“Accounts rendered to Publius Lentulus, and Lucius Triarius, quaestors of the city.” Read on—“According to the decree of the senate.” In order to be allowed to give in accounts in such a manner as this, he became one of Sulla's party in an instant, and not for the sake of contributing to the restoration of honour and dignity to the nobility. Even if you had deserted empty-handed, still your desertion would be decided to be wicked, your betrayal of your consul, infamous. Oh, Cnaeus Carbo was a bad citizen, a scandalous consul, a seditious man. He may have been so to others: when did he begin to be so to you? After he entrusted to you the money, the supplying of corn, all his accounts, and his army; for if he had displeased you before that, you would have done the same as Marcus Piso did the year after. When he had fallen by lot to Lucius Scipio, as consul, he never touched the money, he never joined the army at all. The opinions he embraced concerning the republic he embraced so as to do no violence to his own good faith, to the customs of our ancestors, nor to the obligations imposed on him by the lot which he had drawn.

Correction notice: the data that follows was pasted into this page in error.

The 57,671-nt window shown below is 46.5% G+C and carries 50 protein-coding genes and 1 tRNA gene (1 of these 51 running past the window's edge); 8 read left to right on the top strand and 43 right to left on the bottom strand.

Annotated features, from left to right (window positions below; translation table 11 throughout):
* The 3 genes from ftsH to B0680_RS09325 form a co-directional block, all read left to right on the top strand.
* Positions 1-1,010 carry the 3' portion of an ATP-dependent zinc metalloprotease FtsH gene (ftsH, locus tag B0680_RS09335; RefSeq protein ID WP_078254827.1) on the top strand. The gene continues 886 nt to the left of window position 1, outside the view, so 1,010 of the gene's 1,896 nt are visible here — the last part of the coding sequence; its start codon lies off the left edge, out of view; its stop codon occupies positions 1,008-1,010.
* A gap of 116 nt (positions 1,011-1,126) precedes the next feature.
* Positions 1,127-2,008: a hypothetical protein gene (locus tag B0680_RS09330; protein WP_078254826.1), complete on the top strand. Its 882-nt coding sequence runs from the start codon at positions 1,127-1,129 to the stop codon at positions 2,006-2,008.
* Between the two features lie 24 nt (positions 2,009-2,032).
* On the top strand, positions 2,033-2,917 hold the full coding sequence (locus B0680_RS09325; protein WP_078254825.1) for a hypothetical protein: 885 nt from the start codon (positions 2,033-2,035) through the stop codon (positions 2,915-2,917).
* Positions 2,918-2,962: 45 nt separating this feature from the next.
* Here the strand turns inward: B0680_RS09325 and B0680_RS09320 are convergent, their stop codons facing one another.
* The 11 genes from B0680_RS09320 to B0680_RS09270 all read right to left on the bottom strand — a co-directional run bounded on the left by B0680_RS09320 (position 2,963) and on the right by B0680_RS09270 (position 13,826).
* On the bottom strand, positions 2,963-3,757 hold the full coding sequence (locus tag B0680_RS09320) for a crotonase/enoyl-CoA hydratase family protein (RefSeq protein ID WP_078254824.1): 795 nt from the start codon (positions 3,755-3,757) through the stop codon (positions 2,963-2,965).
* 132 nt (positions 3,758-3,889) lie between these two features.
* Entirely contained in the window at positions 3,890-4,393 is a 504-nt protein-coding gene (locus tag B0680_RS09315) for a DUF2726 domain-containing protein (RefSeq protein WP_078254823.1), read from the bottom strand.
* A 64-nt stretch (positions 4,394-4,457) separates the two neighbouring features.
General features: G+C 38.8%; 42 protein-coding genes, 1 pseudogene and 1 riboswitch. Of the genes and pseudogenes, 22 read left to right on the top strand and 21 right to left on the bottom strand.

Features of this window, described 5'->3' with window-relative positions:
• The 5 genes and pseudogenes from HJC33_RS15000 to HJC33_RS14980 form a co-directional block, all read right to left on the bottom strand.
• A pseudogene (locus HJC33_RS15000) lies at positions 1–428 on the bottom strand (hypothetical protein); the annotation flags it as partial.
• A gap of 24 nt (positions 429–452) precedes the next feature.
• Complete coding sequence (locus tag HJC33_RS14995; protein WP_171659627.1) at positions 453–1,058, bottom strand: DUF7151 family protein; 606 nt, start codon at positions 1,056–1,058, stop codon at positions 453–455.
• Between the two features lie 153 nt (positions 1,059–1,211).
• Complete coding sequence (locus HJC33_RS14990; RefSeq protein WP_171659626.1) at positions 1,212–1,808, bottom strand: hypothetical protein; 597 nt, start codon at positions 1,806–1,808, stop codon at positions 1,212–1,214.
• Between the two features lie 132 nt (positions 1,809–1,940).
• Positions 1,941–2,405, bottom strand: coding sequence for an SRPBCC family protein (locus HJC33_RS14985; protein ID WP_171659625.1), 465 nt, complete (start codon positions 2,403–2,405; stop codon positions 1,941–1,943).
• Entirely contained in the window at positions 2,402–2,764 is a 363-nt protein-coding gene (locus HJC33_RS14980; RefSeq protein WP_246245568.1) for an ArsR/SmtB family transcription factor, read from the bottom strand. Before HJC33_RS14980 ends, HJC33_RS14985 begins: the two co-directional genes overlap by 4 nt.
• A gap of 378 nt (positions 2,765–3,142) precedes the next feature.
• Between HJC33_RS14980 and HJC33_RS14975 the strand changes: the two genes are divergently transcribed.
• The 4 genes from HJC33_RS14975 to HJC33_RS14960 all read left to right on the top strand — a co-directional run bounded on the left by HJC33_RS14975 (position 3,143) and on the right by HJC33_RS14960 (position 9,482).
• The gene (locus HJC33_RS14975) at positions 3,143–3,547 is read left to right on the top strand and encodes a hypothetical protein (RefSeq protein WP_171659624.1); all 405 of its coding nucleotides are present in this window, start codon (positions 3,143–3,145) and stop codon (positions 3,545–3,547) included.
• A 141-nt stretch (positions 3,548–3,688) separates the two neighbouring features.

This text is part of:
Table of Contents:
The first oration against Verres.
THE FIRST BOOK OF THE SECOND PLEADING AGAINST CAIUS VERRES.
THE SECOND BOOK OF THE SECOND PLEADING AGAINST CAIUS VERRES.
THE THIRD BOOK OF THE SECOND PLEADING IN THE ACCUSATION AGAINST CAIUS VERRES.
THE FOURTH BOOK OF THE SECOND PLEADING IN THE PROSECUTION OF VERRES.
The Fifth Book of the Second Pleading in the Prosecution against Verres.
This work is licensed under a Creative Commons Attribution-ShareAlike 3.0 United States License.
An XML version of this text is available for download, with the additional restriction that you offer Perseus any modifications you make. Perseus provides credit for all accepted changes, storing new additions in a versioning system.